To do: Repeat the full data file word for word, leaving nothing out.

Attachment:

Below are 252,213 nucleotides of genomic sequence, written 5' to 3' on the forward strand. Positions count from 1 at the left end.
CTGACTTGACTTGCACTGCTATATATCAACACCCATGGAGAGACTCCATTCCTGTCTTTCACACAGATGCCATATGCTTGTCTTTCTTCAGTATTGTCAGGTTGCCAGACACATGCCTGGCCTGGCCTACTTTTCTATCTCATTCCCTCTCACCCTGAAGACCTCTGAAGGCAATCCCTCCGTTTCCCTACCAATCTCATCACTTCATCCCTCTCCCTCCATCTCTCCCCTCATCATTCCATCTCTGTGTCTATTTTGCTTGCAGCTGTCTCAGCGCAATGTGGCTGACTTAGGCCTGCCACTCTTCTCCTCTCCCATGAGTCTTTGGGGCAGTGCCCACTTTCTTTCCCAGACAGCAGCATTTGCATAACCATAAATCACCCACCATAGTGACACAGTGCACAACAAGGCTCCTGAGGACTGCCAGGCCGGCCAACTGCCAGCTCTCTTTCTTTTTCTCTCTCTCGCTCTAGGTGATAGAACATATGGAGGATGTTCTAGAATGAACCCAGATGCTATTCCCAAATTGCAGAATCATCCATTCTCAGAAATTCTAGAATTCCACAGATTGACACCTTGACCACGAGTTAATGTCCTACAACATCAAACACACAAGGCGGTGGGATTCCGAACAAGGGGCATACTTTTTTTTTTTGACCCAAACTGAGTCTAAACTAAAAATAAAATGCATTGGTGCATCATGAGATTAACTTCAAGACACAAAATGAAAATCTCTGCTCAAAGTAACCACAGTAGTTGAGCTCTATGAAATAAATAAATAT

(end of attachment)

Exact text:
Below are 252,213 nucleotides of genomic sequence, written 5' to 3' on the forward strand. Positions count from 1 at the left end.
CTGACTTGACTTGCACTGCTATATATCAACACCCATGGAGAGACTCCATTCCTGTCTTTCACACAGATGCCATATGCTTGTCTTTCTTCAGTATTGTCAGGTTGCCAGACACATGCCTGGCCTGGCCTACTTTTCTATCTCATTCCCTCTCACCCTGAAGACCTCTGAAGGCAATCCCTCCGTTTCCCTACCAATCTCATCACTTCATCCCTCTCCCTCCATCTCTCCCCTCATCATTCCATCTCTGTGTCTATTTTGCTTGCAGCTGTCTCAGCGCAATGTGGCTGACTTAGGCCTGCCACTCTTCTCCTCTCCCATGAGTCTTTGGGGCAGTGCCCACTTTCTTTCCCAGACAGCAGCATTTGCATAACCATAAATCACCCACCATAGTGACACAGTGCACAACAAGGCTCCTGAGGACTGCCAGGCCGGCCAACTGCCAGCTCTCTTTCTTTTTCTCTCTCTCGCTCTAGGTGATAGAACATATGGAGGATGTTCTAGAATGAACCCAGATGCTATTCCCAAATTGCAGAATCATCCATTCTCAGAAATTCTAGAATTCCACAGATTGACACCTTGACCACGAGTTAATGTCCTACAACATCAAACACACAAGGCGGTGGGATTCCGAACAAGGGGCATACTTTTTTTTTTTGACCCAAACTGAGTCTAAACTAAAAATAAAATGCATTGGTGCATCATGAGATTAACTTCAAGACACAAAATGAAAATCTCTGCTCAAAGTAACCACAGTAGTTGAGCTCTATGAAATAAATAAATAT